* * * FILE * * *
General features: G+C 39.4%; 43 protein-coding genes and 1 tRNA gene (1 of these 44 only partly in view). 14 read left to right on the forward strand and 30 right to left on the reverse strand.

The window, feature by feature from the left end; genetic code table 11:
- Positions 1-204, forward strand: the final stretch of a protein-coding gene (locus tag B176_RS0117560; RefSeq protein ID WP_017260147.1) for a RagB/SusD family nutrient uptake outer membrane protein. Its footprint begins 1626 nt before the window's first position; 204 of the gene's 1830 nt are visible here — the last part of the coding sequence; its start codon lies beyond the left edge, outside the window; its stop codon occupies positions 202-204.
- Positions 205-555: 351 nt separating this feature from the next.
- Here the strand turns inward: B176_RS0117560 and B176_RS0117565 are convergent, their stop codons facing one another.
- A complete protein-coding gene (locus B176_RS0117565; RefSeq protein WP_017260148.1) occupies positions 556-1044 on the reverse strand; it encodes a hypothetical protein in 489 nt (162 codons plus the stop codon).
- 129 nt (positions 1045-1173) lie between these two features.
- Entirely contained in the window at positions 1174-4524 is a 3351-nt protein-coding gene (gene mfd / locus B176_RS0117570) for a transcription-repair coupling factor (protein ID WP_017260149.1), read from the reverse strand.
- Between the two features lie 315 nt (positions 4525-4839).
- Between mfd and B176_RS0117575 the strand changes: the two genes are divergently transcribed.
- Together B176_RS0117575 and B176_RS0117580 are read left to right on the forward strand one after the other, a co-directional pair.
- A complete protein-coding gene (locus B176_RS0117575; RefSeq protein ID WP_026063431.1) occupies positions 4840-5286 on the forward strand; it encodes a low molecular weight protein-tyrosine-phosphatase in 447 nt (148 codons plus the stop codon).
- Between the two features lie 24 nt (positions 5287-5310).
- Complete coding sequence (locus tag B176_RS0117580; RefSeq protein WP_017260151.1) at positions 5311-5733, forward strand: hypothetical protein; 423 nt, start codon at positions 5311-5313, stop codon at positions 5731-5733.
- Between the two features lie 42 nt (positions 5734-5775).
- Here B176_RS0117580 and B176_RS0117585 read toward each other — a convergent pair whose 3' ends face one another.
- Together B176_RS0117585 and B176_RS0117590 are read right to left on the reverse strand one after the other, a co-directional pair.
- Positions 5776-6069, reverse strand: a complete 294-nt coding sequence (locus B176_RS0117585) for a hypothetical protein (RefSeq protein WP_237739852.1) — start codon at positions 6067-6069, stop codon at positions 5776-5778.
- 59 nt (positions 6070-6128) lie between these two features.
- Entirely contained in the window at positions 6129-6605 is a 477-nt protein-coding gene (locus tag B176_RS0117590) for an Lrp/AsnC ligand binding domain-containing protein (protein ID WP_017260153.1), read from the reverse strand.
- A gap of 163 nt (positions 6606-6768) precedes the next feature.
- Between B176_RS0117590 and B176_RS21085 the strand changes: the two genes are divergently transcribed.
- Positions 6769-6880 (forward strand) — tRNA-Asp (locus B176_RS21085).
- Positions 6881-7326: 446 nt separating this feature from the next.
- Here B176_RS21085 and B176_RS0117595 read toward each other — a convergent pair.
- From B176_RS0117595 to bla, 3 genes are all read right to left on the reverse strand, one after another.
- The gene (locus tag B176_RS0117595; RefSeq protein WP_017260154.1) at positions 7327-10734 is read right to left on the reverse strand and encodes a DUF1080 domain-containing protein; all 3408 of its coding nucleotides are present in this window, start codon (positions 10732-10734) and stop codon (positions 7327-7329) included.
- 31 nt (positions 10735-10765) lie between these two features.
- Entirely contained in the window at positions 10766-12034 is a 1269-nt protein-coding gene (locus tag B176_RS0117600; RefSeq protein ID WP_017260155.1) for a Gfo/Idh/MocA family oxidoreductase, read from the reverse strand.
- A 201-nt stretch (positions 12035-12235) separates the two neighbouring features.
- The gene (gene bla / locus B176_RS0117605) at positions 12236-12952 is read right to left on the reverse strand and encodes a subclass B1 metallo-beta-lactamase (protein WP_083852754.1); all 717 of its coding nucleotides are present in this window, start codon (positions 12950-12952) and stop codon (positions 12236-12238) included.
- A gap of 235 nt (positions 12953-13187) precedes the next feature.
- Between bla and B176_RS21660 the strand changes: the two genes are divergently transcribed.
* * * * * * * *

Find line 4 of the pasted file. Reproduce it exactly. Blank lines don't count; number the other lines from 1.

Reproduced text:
- Positions 205-555: 351 nt separating this feature from the next.